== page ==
Most mornings I try to begin my day with some prayer, journal writing, and reading. I light a candle and some incense and take in the bright spring light streaming through the windows. For Mother’s Day, my husband and daughter gave me some new incense, hand-rolled and thick, made of gray copal from Mexico. As part of my prayer and meditation time, I’ve been pondering this incense as the smoke rises. It curls and turns, loops and sways, sometimes in two lines, sometimes turning into a tangle of curls like a child’s messy morning hair. This incense is powerful, filling the room with a rich smokiness. Incense in the Bible is used in prayer, to symbolize our prayers rising to God.
But this week, I was pondering how this incense can symbolize Jesus and the ascension. Today is the Feast of the Ascension, when we celebrate Jesus Christ being ascended to heaven. This is 40 days after Easter and 10 days before Pentecost, when the Holy Spirit comes like wind and fire (incense!?) onto a large group of Jesus’ disciples.
The Ascension has always been a hard concept for me. Jesus is resurrected on Easter and then hangs out on earth for another 40 days before returning to be united with God. He promises the Holy Spirit on his disciples, explaining he will never leave them nor forsake them. Even though the body of the risen Christ leaves their physical presence, his spirit remains. How is this so?
I come back to the present—look again at the incense burning slowly and powerfully, quiet and constant. The incense rises, fills the room with its lingering scent.
In fact, when I left our upstairs office for breakfast, I forgot to put it out. (Don’t worry—it isn’t like a burning candle fire hazard …) When I returned from taking my daughter to school, the incense was so potent it reached my nose at the front door. The incense reminded me it was still burning, even when I wasn’t in the room noticing it. Jesus is like that too.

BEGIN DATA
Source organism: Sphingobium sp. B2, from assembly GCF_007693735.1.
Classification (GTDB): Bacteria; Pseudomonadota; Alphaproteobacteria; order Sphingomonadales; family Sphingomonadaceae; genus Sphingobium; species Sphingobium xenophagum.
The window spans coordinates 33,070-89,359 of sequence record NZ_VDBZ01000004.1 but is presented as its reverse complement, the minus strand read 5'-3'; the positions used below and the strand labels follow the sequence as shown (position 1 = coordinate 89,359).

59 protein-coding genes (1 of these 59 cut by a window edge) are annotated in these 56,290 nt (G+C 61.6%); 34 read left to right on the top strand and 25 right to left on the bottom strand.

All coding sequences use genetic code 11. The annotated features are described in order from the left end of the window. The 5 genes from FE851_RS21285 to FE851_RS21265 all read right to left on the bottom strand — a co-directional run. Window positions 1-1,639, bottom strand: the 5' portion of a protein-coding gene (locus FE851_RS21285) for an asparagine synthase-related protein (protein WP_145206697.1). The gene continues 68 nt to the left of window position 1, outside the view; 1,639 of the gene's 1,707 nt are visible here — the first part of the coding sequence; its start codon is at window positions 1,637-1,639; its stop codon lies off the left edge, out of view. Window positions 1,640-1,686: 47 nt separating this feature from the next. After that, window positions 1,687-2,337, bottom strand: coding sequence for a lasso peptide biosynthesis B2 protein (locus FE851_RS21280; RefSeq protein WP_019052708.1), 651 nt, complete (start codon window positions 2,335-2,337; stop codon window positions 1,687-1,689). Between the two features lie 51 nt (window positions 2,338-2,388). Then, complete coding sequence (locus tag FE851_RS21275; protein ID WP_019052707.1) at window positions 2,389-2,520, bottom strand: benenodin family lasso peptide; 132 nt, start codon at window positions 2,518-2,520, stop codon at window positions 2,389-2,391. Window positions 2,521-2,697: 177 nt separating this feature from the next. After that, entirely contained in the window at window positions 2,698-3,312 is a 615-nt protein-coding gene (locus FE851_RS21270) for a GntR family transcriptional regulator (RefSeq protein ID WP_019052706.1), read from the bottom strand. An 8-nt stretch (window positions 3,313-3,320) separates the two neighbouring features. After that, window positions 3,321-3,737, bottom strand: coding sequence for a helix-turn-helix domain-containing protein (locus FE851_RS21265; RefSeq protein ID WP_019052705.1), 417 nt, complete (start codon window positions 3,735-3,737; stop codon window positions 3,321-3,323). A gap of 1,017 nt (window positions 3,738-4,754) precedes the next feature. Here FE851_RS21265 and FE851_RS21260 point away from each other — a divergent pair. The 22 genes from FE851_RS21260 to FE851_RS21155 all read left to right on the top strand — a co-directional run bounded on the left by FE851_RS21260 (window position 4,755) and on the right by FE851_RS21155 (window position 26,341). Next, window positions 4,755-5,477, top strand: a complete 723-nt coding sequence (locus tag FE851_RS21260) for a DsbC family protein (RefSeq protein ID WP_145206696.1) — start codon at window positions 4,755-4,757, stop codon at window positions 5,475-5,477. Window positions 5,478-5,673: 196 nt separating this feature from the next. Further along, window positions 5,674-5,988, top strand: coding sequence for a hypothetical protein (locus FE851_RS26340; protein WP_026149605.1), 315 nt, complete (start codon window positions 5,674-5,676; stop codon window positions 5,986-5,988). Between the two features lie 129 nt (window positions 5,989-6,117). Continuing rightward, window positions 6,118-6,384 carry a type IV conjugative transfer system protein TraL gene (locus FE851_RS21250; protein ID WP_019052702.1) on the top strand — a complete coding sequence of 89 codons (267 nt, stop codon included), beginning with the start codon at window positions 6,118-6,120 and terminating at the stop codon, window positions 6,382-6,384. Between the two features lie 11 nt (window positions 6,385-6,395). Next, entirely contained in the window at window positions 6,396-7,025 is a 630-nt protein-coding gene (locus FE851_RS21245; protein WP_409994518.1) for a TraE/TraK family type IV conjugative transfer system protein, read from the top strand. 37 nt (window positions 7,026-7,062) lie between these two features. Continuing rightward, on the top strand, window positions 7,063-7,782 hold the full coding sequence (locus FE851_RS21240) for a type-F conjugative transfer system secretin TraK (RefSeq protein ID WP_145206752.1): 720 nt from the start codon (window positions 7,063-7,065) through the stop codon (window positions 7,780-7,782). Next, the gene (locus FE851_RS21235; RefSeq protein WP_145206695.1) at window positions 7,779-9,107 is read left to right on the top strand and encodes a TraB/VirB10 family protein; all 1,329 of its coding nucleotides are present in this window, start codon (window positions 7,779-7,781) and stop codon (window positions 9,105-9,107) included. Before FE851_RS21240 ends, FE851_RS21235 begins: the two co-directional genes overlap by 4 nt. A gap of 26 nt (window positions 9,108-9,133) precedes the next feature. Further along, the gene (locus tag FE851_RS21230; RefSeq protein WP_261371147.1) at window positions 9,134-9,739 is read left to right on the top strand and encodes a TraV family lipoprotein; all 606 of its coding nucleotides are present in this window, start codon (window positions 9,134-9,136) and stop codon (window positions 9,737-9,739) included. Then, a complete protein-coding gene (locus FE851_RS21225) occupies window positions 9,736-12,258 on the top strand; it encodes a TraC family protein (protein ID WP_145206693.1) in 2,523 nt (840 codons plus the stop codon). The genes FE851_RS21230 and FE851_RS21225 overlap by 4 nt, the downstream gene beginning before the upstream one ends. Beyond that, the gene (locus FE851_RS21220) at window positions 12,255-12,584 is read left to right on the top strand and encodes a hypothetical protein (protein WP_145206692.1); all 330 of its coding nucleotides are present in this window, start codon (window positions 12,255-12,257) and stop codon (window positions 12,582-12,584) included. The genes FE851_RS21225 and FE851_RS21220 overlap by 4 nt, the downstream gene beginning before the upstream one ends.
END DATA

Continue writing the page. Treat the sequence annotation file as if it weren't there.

I come back to the incense, I sit here and write. I watch the smoke rise and dissipate into the air. The tip of the incense is gray-white with a core of red slow-burning. It will burn my finger if I touch it, but the ash that falls below cools instantly. The smoke disappears into the air in a few seconds, but I can see it billowing up and out.
The ascension of Jesus is like this. Luke 24: 51 says, “While he was blessing them, he withdrew from them and was carried up into heaven.” His physical body is gone. But he is as real and present as the incense that fills this room, its tiny molecules of rich scent traveling down the stairs and filling our house. No door can stop the scent of incense, the wind of the Spirit goes out to touch all the air. We might not see Christ any longer, but the sweet wind and incense of his presence fills the house—the whole world—with its cleansing, spicy beauty.
The ash that falls off the incense could be us, the changed lives that make Christ known to the world. We are part of the Body of Christ; we are set afire with Christ’s presence in our hearts and lives. Ash is both delicate and powerful, gritty and fine, yet hard to ignore. When Christ has come into our lives, we are changed.
May the incense of Christ fill our lives and the world today as we celebrate the Ascension of our Lord Jesus Christ.
Almighty God, whose blessed Son our Savior Jesus Christ ascended far above all heavens that he might fill all things: Mercifully give us faith to perceive that, according to his promise, he abides with his Church on earth, even to the ends of the ages; through Jesus Christ our Lord, who lives and reigns with you and the Holy Spirit, one God, in glory everlasting. Amen.